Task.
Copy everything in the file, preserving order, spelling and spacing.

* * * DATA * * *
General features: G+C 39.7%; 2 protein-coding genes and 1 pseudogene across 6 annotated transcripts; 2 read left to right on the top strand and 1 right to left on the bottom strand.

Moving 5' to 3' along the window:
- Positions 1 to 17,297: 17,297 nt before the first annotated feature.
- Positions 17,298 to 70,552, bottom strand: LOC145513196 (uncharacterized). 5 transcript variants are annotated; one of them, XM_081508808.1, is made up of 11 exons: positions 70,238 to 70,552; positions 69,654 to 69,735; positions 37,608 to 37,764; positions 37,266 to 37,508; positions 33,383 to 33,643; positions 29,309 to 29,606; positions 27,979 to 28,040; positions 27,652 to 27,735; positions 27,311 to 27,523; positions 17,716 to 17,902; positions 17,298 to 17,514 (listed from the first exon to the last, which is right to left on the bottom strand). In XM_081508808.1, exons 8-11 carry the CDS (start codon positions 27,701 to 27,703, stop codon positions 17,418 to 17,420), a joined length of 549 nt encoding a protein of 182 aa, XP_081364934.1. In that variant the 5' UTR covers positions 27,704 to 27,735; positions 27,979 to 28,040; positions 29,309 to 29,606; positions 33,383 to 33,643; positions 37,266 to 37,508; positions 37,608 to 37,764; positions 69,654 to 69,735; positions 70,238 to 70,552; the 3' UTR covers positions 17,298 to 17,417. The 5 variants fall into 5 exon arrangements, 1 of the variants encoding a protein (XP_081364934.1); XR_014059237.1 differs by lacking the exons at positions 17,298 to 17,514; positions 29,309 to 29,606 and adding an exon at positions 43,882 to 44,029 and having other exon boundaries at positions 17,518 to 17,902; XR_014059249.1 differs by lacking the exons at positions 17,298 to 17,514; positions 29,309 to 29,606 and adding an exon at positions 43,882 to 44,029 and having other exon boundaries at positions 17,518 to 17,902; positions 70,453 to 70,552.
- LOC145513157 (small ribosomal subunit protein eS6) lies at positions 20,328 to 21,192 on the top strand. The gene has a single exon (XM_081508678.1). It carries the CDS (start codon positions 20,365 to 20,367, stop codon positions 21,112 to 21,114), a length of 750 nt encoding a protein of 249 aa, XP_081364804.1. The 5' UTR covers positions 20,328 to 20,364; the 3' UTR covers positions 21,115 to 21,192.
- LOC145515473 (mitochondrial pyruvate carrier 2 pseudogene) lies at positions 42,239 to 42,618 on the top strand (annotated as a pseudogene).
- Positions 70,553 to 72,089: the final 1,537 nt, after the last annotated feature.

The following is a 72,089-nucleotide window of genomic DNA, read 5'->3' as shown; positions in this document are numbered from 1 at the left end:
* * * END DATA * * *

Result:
General features: G+C 39.7%; 2 protein-coding genes and 1 pseudogene across 6 annotated transcripts; 2 read left to right on the top strand and 1 right to left on the bottom strand.

Moving 5' to 3' along the window:
- Positions 1 to 17,297: 17,297 nt before the first annotated feature.
- Positions 17,298 to 70,552, bottom strand: LOC145513196 (uncharacterized). 5 transcript variants are annotated; one of them, XM_081508808.1, is made up of 11 exons: positions 70,238 to 70,552; positions 69,654 to 69,735; positions 37,608 to 37,764; positions 37,266 to 37,508; positions 33,383 to 33,643; positions 29,309 to 29,606; positions 27,979 to 28,040; positions 27,652 to 27,735; positions 27,311 to 27,523; positions 17,716 to 17,902; positions 17,298 to 17,514 (listed from the first exon to the last, which is right to left on the bottom strand). In XM_081508808.1, exons 8-11 carry the CDS (start codon positions 27,701 to 27,703, stop codon positions 17,418 to 17,420), a joined length of 549 nt encoding a protein of 182 aa, XP_081364934.1. In that variant the 5' UTR covers positions 27,704 to 27,735; positions 27,979 to 28,040; positions 29,309 to 29,606; positions 33,383 to 33,643; positions 37,266 to 37,508; positions 37,608 to 37,764; positions 69,654 to 69,735; positions 70,238 to 70,552; the 3' UTR covers positions 17,298 to 17,417. The 5 variants fall into 5 exon arrangements, 1 of the variants encoding a protein (XP_081364934.1); XR_014059237.1 differs by lacking the exons at positions 17,298 to 17,514; positions 29,309 to 29,606 and adding an exon at positions 43,882 to 44,029 and having other exon boundaries at positions 17,518 to 17,902; XR_014059249.1 differs by lacking the exons at positions 17,298 to 17,514; positions 29,309 to 29,606 and adding an exon at positions 43,882 to 44,029 and having other exon boundaries at positions 17,518 to 17,902; positions 70,453 to 70,552.
- LOC145513157 (small ribosomal subunit protein eS6) lies at positions 20,328 to 21,192 on the top strand. The gene has a single exon (XM_081508678.1). It carries the CDS (start codon positions 20,365 to 20,367, stop codon positions 21,112 to 21,114), a length of 750 nt encoding a protein of 249 aa, XP_081364804.1. The 5' UTR covers positions 20,328 to 20,364; the 3' UTR covers positions 21,115 to 21,192.
- LOC145515473 (mitochondrial pyruvate carrier 2 pseudogene) lies at positions 42,239 to 42,618 on the top strand (annotated as a pseudogene).
- Positions 70,553 to 72,089: the final 1,537 nt, after the last annotated feature.

The following is a 72,089-nucleotide window of genomic DNA, read 5'->3' as shown; positions in this document are numbered from 1 at the left end: